Archery Talk Forum banner
1 - 20 of 20 Posts

·
Registered
Joined
·
499 Posts
Discussion Starter · #1 · (Edited)
Personal Archery Challenge for all:
1. Find a local field course (I am lucky to have 8 within a relatively close driving range).
2. Jog or fast walk from station to station, whatever you can do to elevate your heart rate, as a solo archer I am sure people will let you play through.
3. Try not to stop to rest.
4. Take only 1 shot per target from the maximum range the station allows.
5. Take a picture of each target.
6. Post the pictures up here.
7. Maybe post a brief description about how you felt etc..

This is for self-reflection and self-accountability. It doesn't matter if you miss the target bails (well then you should move closer), it only matters that you are getting exorcise within YOUR ability and shooting while your heart rate is elevated. Nobody wins but you.

This isn't to replace the adrenaline moment the animal brings, as much as it is creating a condition similar to hiking and stalking etc.

The reason why you might want to do this:
• To gear up for the hunting season.
• Do this for inspiration to get a bit of exercise while on a field course.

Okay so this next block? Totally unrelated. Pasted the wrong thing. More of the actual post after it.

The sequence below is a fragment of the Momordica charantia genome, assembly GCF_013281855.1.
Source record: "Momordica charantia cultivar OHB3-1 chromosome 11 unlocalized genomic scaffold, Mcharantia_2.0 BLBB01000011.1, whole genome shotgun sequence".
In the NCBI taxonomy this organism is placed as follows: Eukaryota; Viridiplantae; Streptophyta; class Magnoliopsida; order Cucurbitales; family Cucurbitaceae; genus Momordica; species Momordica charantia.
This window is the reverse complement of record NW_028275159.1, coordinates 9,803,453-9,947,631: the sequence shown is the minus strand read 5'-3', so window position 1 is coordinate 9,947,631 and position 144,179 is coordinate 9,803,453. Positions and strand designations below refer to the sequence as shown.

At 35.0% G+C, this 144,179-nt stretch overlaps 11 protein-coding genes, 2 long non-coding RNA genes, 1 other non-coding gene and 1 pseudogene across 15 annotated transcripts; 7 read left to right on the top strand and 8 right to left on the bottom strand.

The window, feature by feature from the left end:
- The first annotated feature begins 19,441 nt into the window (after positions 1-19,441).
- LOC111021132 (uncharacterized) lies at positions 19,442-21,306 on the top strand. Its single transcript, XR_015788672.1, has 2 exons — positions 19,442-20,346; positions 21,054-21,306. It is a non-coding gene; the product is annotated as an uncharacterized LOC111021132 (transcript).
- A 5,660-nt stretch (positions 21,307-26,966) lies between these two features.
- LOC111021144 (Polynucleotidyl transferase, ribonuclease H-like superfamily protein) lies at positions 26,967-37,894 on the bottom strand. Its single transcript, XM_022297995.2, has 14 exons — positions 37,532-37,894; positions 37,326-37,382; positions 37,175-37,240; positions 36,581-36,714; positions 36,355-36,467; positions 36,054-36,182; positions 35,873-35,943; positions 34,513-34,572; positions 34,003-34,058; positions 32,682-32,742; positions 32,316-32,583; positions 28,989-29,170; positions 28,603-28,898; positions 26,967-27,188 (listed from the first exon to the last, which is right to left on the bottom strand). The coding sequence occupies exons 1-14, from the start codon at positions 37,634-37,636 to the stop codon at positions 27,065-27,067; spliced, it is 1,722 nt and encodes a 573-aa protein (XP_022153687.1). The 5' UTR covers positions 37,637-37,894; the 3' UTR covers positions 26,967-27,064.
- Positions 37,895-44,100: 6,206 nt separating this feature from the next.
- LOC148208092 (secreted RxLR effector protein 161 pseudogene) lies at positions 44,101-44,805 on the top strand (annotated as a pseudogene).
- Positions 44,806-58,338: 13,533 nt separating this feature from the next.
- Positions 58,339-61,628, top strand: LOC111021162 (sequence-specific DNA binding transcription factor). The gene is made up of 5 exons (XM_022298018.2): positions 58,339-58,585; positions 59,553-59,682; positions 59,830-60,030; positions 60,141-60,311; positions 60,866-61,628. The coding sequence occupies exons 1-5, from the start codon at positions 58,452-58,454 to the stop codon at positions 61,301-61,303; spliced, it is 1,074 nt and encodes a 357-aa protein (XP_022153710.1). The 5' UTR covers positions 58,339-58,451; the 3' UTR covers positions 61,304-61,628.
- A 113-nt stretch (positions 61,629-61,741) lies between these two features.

• To challenge yourself while only competing against yourself, by yourself, in an informal environment.
• A reason to make you focus on each shot with more importance.
• To get a truer picture of how you are really shooting the first arrow.
• To hold yourself accountable.

Why I am posting this:
I just decided to challenge myself as I gear up for hunting season here in the West. I am not a spring chicken or in the shape, I should be in. But I wanted something to challenge me and hold me accountable for how I am actually shooting a hunting bow. You know it’s easy to go to the range and remember all the great shots or send multiple arrows for the good shot. Part of sharing this is to keep me inspired and get in better shape as I shoot.

The field course I used:
• The maximum Range was 83 yards, 28 stations, s alongside a fair step area of the Redwoods.
• I am shooting a Mathew's hunting bow V3x at 71#
• I was more tired than I thought when I was done.

Plant Plant community Natural landscape Wood Tree

Ecoregion Map World Water Line


Photograph Wood Font Rectangle Audio equipment


You can see a bunch of arrows in one target, the people let me play through. Everyone what super nice as I was hustling on the trails. For me, I actually shoot better than I thought, with only one 8.

Some of you guys may know about Cross Fit and heard of Dave Castro. Dave moving on from Cross Fit took some of his ideas for performance and blended them into a long-range rifle competition that I recently helped RO. This match was a timed hiking/jogging event where shooters’ time to complete the 1-mile loop was divided into their shooting score for a match score. Speed was heavily rewarded, but the blend of both accuracy and speed was the formula to win. Anyway, that’s where I go the idea from.

Hope you guys try this and post up.. I am going to keep doing this..
 

·
Registered
Joined
·
3,389 Posts